Japan earthquake: Several houses crushed due to landslides, death toll touches 8
Tokyo, Sep 6: The death toll due to the powerful earthquake which struck Japan's northernmost main island of Hokkaido today (September 6) has touched eight. The earthquake triggered landslides as well as causing the loss of power at nearly all of 3 million households and a nuclear power plant to go on a backup generator. The lanslides are said to brought down several houses.
Cars stuck in mud covered road after earthquake
A magnitude 6.7 earthquake struck southern Hokkaido on Thursday (1808 GMT Wednesday) at the depth of 40 kilometers, Japan's Meteorological Agency said. The quake's epicenter was east of the city of Tomakomai. It also struck Hokkaido's prefectural capital of Sapporo, with a population of 1.9 million.
Police search missing persons at the site of a landslide after an earthquake in Atsuma town
The U.S. Geological Survey put the magnitude at 6.6. No tsunami warning was issued. The Fire and Disaster Management Agency said a man was found without vital signs in Tomakomai, and several people were reported missing in the nearby town of Atsuma. Chief Cabinet Secretary Yoshihide Suga told a news conference that the authorities have received hundreds of calls about people missing and buildings collapsing.
File photo of Kansai International Airport following a powerful typhoon on Sep 4
Officials are doing their utmost for the search and rescue while they assess the extent of damage, he said. The central government set up a crisis management taskforce at the prime minister's Office, Suga said.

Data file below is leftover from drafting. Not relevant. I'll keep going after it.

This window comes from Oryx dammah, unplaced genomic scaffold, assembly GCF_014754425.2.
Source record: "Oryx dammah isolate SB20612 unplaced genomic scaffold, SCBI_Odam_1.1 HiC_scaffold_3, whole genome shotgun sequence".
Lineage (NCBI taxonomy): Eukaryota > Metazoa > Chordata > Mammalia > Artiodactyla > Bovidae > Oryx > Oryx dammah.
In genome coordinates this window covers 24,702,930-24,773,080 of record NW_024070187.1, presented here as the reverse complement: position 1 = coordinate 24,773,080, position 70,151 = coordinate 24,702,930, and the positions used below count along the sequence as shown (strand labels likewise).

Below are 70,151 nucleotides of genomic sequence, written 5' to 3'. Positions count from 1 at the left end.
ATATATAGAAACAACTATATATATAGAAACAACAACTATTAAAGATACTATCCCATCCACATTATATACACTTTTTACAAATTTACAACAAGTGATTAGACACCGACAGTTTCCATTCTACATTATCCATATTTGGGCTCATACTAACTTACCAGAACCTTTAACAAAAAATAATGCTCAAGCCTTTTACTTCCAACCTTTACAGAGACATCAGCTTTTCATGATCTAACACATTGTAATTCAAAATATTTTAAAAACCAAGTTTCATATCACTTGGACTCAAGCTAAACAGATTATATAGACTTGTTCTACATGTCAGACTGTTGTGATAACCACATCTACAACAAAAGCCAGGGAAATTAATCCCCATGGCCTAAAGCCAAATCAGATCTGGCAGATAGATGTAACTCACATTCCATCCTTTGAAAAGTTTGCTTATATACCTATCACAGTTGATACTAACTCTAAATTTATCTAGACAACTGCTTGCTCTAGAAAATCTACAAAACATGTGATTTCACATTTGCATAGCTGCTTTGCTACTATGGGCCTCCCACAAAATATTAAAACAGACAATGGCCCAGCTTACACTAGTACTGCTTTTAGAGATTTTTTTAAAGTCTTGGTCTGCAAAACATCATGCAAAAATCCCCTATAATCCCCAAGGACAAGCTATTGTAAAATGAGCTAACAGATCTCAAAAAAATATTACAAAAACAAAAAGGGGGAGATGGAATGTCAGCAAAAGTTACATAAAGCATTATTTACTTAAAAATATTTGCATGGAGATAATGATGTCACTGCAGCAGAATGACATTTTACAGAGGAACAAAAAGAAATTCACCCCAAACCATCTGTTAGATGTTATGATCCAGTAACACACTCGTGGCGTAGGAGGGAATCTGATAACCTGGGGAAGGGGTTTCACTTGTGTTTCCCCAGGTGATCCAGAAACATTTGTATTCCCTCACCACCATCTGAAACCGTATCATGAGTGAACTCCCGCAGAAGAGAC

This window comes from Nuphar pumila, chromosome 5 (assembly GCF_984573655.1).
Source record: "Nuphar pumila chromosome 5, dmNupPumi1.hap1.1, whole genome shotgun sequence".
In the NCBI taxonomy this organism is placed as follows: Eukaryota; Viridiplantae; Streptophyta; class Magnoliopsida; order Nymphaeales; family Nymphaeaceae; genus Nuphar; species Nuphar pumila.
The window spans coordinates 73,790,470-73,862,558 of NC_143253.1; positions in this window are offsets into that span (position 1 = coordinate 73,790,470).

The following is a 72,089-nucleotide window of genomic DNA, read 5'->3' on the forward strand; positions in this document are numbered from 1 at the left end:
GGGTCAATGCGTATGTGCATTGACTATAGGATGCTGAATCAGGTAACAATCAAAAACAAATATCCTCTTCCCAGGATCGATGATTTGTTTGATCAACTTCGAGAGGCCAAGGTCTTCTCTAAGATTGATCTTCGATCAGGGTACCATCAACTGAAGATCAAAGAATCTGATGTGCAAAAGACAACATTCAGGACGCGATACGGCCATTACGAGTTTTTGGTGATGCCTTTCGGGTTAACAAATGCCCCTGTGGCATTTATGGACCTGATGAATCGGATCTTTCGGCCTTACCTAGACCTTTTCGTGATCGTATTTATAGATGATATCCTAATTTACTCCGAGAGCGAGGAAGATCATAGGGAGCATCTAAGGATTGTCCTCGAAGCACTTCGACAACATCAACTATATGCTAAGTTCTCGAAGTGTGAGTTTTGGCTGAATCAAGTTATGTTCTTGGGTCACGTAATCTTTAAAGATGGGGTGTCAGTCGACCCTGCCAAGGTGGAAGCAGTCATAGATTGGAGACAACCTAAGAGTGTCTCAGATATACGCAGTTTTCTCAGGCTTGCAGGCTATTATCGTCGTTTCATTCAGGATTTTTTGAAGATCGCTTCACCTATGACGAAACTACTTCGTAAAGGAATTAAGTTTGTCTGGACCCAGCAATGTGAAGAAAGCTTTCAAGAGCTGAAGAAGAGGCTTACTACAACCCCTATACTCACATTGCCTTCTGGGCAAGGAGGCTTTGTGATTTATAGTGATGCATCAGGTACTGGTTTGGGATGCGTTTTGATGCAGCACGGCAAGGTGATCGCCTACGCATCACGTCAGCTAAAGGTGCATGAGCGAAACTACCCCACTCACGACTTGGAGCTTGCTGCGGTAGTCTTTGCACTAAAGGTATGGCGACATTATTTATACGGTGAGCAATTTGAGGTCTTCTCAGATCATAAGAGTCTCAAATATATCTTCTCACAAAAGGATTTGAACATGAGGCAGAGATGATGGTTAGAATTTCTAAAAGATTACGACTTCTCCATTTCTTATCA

Kansai International Airport after Typhoon Jebi
Three reactors at the Tomari nuclear plant were offline, but they are running on backup generators after losing external power because of the island-wide blackouts that also caused power loss at all 2.9 million households and disrupted traffic, Japan's Nuclear Regulation Authority said. The earthquake also affected telephone service and television broadcasting in Sapporo.
Japan's Kansai International Airport will partially reopen Friday, days after sustaining serious damage from Typhoon Jebi. The facility, in the western Osaka region, is one of Japan's busiest airports, serving millions of tourists and as a major hub for air delivery carriers that transport computer chips, electronics and other goods around the world. Typhoon Jebi was the most powerful storm to hit Japan in 25 years.
OneIndia News with PTI inputs